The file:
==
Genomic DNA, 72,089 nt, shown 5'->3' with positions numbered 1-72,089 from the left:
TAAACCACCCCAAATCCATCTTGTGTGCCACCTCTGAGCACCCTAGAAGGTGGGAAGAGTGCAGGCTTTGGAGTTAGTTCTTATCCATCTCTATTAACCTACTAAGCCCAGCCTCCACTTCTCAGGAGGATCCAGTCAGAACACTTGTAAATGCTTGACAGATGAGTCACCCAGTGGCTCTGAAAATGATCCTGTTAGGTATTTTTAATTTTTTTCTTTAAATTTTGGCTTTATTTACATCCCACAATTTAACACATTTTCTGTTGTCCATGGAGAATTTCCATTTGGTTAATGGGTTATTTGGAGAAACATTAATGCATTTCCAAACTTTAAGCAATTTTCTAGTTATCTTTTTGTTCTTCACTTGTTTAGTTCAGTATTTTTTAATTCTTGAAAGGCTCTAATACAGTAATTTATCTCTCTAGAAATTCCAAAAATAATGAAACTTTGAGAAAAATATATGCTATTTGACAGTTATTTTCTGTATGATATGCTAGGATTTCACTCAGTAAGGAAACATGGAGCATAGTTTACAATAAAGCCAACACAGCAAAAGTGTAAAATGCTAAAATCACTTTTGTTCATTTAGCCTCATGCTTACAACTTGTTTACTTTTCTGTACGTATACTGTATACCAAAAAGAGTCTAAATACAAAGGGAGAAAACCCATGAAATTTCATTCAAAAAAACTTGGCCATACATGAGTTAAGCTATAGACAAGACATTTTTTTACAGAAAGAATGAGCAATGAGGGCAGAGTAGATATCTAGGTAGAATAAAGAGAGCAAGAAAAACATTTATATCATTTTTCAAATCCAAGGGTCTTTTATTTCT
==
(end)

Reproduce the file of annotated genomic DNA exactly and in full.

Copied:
Genomic DNA, 72,089 nt, shown 5'->3' with positions numbered 1-72,089 from the left:
TAAACCACCCCAAATCCATCTTGTGTGCCACCTCTGAGCACCCTAGAAGGTGGGAAGAGTGCAGGCTTTGGAGTTAGTTCTTATCCATCTCTATTAACCTACTAAGCCCAGCCTCCACTTCTCAGGAGGATCCAGTCAGAACACTTGTAAATGCTTGACAGATGAGTCACCCAGTGGCTCTGAAAATGATCCTGTTAGGTATTTTTAATTTTTTTCTTTAAATTTTGGCTTTATTTACATCCCACAATTTAACACATTTTCTGTTGTCCATGGAGAATTTCCATTTGGTTAATGGGTTATTTGGAGAAACATTAATGCATTTCCAAACTTTAAGCAATTTTCTAGTTATCTTTTTGTTCTTCACTTGTTTAGTTCAGTATTTTTTAATTCTTGAAAGGCTCTAATACAGTAATTTATCTCTCTAGAAATTCCAAAAATAATGAAACTTTGAGAAAAATATATGCTATTTGACAGTTATTTTCTGTATGATATGCTAGGATTTCACTCAGTAAGGAAACATGGAGCATAGTTTACAATAAAGCCAACACAGCAAAAGTGTAAAATGCTAAAATCACTTTTGTTCATTTAGCCTCATGCTTACAACTTGTTTACTTTTCTGTACGTATACTGTATACCAAAAAGAGTCTAAATACAAAGGGAGAAAACCCATGAAATTTCATTCAAAAAAACTTGGCCATACATGAGTTAAGCTATAGACAAGACATTTTTTTACAGAAAGAATGAGCAATGAGGGCAGAGTAGATATCTAGGTAGAATAAAGAGAGCAAGAAAAACATTTATATCATTTTTCAAATCCAAGGGTCTTTTATTTCT